You had some exhibitions before to showcase your collection. How was the experience?
Showcasing pieces from my collection was a very exciting but sometimes even worrying experience. I have a very personal approach to the art I collect and having a curator making the choice for an exhibition sometimes reveals a completely different perception of what I have gathered. However, this different perspective especially enlarges my understanding of the individual piece and the communication among pieces, which I perhaps have never looked at before.
Over 300 works from your collection are being shown on your collection website. Why would you decide to showcase your collection online?
Collecting art is a very individual process, but I am convinced that art is not really something you possess and just to be shut away in your storage. As I don’t want to have a museum, showcasing my collection on my website enables a larger public, to share my passion for the choice of art I made. Curators are able to find artists and artworks for possible exhibitions, and it facilitates my life as a collector when getting in contact with new galleries. Sometimes it is difficult to make a gallerist understand that I am not an investor looking for new “hot stuff”, but that I have a serious and trustworthy approach in buying art. Some months ago, I wanted to buy pieces from the Iranian Artist Arash Hanaei – who has a very political and critical position. The gallery wanted to have it placed in a good collection, and after they had a look at my website, I could buy almost the whole booth at the fair in Copenhagen.
How far does online collection replace actual physical exhibitions?
The online catalogue cannot replace exhibitions. The physical and, therefore, emotional experience can only be made when you see a piece of art. Only then you grasp what the artist intends.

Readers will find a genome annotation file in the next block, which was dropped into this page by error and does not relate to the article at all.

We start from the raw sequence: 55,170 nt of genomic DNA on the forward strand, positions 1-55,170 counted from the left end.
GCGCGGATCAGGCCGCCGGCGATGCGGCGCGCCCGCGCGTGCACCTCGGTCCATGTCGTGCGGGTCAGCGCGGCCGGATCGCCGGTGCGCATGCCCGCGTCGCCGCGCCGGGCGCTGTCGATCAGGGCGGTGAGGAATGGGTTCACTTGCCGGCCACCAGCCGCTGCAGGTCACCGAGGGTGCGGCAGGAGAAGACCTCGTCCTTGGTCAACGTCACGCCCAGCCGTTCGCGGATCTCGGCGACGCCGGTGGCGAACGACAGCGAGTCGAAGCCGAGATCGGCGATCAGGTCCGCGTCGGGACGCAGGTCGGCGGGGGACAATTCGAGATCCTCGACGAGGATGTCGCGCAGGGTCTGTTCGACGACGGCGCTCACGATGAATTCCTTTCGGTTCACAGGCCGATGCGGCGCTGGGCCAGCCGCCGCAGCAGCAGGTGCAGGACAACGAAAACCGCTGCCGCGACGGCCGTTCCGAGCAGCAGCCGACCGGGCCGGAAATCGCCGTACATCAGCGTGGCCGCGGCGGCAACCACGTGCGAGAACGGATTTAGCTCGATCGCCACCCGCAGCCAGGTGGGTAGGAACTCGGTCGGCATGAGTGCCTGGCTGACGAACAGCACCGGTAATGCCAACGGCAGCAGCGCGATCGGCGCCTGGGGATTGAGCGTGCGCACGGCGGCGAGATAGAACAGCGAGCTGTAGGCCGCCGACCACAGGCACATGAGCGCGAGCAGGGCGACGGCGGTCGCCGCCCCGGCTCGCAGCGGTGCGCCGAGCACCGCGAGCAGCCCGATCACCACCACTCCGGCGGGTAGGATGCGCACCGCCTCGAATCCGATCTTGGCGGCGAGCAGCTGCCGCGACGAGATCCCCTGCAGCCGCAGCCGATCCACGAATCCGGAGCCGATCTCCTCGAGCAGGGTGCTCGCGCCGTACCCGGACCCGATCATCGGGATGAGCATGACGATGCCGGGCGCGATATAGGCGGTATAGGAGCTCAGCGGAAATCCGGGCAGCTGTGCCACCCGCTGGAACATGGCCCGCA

What considerations guide you to make a purchase?
First of all, it is always curiosity – to research art – to touch unknown territory is one of the most exciting things I guess, but after the first impression, I try to have a deeper understanding of the body of works of an artist. It can never be only one piece that intrigues me – it should be a convincing process in the artist development, as I collect in depth when I am fully convinced by an artist. In this context, exhibitions in museums or especially the German “Kunstvereine” is of great importance for me. And finally, a piece of art should make a meaningful and logic completion of my collection. So once again, the four categories help to guide my decision.
What is your most treasured artwork?
It is Thomas Hirschhorn’s “art center blow down”, which was difficult to acquire, as it was coming from a very famous American collection. It was a hard struggle – but it was worthwhile as it is a major piece of the artist, and I really love it.
How important is it for you to meet the artists who created the artwork?
I don’t think it is important – if you make good research in the net, on youtube or studying catalogues and critics, the direct contact with an artist is not substantial for the understanding of artwork. Nonetheless it can be a wonderful experience to come to know fascinating personalities. But out of my view, this is solely a private and personal thing.
The Art World
Who inspires you the most in the art world?
Artists with a strong political, philosophical or sociological impetus like Thomas Hirschhorn, Erik van Lieshout, Julian Röder.
How is the contemporary art scene in your city? How would you like to boost it?
I am living in a very small town in the countryside, 30 kilometers from the next larger city – Düsseldorf. We have a small museum which I support –with pieces from my collection, with funds, when exhibitions have to be realised or acquisitions for the local sculpture garden have to be financed.
Can you name three emerging artists who should be on our radar?
Julian Röder – German Photography
Kiko Perez – Spanish – works on paper
Yvon Chabrowski – German – Video
Related: Sammlung Peters-Messer